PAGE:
Is a Massive Consolidation Underway in the U.S. ARM industry? The Answer Might Surprise You.

Transworld Systems Inc. (TSI) announced on Monday (June 7, 2021) that it acquired Account Control Technology (ACT). Is a massive consolidation underway in the U.S. accounts receivable management (ARM) industry or is this simply another opportunistic purchase by an active industry buyer?

Before I answer this question, I want to look at the timeline of events that shaped TSI. In 2014, private equity firm Platinum Equity acquired the ARM businesses of Expert Global Solutions (formerly NCO Group) including Transworld Systems, education, attorney network, healthcare, government, and U.S. based third-party collections. They named the combined businesses Transworld Systems Inc. Like other large players in the U.S. ARM industry, TSI suffered from the loss of the U.S. Department of Education’s unrestricted contract, and, in May 2018, the company completed a financial restructuring with Clearlake Capital. TSI started making acquisitions a big part of its growth strategy, purchasing a series of smaller size collection companies before acquiring Alltran Financial Services in January 2020. Less than three weeks ago, TSI announced that it acquired certain assets of Performant Financial, and, earlier this week, the company announced that it acquired ACT.

Back to my question. I do not believe the ARM industry is experiencing a massive consolidation. Yes, there is a tremendous amount of merger and acquisition (M&A) activity taking place currently, especially in the healthcare, commercial, and consumer finance sectors. We expect this trend will continue into the foreseeable future for the following reasons:

  1. Interest rates remain low, and financing is readily available to complete transactions.
  2. Capital gain tax rates, expected to increase significantly, remain unchanged to date and some owners want to get a deal done before rates increase.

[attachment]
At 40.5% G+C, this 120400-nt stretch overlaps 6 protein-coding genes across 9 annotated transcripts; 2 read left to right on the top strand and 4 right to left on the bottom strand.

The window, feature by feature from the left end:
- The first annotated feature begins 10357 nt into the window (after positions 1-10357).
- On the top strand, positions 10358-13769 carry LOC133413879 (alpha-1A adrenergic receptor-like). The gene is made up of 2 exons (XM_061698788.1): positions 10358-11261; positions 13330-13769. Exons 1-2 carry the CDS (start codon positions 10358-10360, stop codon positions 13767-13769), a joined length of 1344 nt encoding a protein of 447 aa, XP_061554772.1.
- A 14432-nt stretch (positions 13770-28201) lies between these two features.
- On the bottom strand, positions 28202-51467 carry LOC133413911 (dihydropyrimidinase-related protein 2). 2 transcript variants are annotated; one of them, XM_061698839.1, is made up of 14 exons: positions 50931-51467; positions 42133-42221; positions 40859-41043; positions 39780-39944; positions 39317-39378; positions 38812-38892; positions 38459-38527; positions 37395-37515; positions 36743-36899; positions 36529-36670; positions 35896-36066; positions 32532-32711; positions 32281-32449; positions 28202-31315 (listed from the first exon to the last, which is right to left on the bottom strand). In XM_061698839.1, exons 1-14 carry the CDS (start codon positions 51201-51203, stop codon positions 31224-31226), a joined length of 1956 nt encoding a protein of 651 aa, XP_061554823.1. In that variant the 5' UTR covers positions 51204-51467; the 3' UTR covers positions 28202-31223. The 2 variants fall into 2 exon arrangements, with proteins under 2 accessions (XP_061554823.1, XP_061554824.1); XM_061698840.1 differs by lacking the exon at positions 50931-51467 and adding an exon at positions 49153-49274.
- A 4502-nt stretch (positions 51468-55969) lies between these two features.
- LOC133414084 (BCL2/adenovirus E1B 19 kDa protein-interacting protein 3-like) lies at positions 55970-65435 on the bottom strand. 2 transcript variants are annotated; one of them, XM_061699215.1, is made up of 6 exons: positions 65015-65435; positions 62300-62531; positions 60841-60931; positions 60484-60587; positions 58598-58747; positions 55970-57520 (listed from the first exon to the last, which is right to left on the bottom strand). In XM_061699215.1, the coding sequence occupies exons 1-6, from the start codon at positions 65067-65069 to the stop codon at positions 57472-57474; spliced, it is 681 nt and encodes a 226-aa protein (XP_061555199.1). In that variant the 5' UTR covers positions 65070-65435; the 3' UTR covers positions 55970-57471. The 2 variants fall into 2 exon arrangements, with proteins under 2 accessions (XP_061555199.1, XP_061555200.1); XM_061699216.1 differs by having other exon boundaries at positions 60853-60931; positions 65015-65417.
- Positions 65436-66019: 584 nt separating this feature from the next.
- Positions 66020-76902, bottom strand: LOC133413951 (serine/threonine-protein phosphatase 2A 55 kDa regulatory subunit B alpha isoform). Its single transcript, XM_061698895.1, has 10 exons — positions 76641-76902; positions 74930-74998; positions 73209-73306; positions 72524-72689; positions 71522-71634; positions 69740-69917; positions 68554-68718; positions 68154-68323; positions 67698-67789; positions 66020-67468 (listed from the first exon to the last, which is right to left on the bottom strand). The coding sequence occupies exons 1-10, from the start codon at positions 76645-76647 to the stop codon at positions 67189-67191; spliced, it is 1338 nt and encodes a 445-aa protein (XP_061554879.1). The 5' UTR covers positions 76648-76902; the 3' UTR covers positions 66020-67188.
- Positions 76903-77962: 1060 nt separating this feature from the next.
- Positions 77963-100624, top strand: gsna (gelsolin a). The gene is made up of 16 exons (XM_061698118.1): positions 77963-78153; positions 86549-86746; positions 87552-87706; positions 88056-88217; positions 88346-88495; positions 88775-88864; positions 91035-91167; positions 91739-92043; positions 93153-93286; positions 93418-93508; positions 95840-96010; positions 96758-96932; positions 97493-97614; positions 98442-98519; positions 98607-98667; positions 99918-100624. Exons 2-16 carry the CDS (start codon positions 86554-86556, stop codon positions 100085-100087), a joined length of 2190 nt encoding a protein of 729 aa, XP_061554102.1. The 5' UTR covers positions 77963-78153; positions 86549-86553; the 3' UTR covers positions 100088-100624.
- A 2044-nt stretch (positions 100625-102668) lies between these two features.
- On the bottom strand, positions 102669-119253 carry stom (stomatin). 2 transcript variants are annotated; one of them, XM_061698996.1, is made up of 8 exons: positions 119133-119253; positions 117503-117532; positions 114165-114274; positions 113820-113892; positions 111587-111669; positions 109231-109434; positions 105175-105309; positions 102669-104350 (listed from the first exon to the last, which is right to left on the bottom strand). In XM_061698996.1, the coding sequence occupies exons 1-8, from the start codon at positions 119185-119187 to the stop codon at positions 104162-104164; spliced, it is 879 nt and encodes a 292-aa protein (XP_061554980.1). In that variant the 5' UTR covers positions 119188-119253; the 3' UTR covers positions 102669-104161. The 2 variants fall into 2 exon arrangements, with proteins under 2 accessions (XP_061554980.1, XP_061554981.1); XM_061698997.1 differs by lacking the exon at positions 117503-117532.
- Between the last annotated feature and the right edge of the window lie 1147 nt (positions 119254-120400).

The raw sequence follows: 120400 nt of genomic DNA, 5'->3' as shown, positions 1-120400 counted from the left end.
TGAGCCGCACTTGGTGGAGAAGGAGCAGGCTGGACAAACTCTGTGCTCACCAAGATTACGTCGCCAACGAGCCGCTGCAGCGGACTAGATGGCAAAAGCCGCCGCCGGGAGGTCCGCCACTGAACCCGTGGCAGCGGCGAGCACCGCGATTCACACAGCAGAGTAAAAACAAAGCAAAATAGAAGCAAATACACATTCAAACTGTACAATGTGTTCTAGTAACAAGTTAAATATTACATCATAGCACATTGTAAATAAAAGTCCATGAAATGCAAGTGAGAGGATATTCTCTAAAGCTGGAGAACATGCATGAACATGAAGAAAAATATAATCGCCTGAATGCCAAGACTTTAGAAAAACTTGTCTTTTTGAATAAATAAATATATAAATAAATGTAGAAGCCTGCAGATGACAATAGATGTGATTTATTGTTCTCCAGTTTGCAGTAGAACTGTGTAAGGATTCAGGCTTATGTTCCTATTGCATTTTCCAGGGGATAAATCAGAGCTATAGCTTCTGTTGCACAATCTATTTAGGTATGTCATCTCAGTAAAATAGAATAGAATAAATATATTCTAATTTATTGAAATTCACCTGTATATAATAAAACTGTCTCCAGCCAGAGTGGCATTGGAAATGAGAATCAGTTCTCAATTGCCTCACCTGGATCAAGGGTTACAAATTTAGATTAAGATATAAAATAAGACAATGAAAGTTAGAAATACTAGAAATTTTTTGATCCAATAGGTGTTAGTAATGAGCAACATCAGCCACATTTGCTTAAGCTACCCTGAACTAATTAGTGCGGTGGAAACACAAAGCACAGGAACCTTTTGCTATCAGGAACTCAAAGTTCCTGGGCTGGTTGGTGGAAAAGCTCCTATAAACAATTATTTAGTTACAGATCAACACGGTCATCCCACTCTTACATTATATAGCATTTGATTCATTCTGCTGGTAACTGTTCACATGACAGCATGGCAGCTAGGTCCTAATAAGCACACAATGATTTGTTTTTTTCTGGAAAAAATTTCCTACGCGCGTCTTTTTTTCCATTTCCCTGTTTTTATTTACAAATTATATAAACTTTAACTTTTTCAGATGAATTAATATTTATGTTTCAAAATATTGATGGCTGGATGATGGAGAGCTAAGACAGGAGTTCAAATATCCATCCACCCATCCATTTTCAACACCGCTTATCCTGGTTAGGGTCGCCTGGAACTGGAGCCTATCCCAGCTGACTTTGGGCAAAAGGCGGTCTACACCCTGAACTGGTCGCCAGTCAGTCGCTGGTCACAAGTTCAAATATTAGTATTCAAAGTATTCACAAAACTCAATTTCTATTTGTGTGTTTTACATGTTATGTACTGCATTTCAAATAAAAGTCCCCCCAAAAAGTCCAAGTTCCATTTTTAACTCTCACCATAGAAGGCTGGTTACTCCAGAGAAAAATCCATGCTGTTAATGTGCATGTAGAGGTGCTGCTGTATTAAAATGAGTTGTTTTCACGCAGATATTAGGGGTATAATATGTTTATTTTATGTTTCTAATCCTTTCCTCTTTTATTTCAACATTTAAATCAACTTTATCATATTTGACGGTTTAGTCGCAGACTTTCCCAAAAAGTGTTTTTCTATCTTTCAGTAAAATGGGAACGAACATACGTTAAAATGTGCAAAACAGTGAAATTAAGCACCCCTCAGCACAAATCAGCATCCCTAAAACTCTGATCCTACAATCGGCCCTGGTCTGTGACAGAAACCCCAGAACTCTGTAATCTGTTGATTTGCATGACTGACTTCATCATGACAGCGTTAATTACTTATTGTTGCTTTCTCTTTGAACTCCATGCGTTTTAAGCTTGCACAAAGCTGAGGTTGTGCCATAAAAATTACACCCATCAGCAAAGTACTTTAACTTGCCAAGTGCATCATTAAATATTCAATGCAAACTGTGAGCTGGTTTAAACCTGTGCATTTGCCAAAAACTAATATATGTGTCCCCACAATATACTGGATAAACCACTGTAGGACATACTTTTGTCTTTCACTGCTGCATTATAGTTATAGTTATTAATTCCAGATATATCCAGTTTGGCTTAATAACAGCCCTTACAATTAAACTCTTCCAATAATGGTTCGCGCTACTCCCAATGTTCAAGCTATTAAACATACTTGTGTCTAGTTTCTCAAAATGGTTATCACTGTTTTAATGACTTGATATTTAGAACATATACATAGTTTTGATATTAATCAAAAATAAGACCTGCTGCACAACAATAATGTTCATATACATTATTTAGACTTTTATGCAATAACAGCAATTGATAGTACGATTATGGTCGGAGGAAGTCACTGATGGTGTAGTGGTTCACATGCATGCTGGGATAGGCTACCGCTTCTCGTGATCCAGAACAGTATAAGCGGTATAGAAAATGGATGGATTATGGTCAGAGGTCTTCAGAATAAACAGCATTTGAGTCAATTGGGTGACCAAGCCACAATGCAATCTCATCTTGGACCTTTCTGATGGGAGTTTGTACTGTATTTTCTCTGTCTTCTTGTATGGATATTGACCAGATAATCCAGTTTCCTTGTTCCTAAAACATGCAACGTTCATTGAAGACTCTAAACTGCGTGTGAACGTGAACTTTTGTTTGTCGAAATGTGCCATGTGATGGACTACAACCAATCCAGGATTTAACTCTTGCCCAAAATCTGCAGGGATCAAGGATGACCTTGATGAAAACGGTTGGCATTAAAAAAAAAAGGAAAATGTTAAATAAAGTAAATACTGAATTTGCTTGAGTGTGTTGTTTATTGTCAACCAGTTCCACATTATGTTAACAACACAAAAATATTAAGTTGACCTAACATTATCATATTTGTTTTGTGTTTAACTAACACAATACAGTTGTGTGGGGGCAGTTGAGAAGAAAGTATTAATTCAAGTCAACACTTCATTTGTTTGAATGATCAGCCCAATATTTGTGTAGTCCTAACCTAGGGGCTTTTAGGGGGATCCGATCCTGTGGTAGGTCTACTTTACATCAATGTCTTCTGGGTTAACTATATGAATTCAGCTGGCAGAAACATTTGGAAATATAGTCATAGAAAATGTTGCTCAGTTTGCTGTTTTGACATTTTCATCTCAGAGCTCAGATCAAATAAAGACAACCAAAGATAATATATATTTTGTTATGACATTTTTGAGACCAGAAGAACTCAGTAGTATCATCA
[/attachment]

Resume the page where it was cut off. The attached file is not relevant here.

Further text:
3. Capital expenditures continue to increase, fueled by technology improvements and regulatory oversight. Some owners don’t want to make these investments to remain competitive.
  4. ARM companies, for the most part, are performing well financially.
  5. Some ARM companies are seeking to aggressively diversify and expand through acquisition.
  6. Investment companies are attracted to companies with high profit margins and sustainable growth, trends many ARM companies are experiencing.

However, this level of activity does not equate directly to a massive consolidation. The ARM industry is naturally competitive. Most credit grantors resist using one collection vendor for all of their recovery needs. Instead, they tend to use multiple vendors who aggressively compete for their business. This will not change.

The ARM industry also experienced a significant amount of deal activity in the past. In the late 1990s and early 2000s, for example, nine of the ten largest U.S. ARM companies were involved in at least one transaction. The only exception was GC Services, a company that was acquired by a private equity firm just a few years ago.

While no company, large or small, is immune to selling out, this industry will remain competitive with multiple companies serving the needs of large and small commercial, consumer, and government credit grantors. If you’d like to schedule a confidential call to discuss your M&A or business strategy in general, please contact us here or email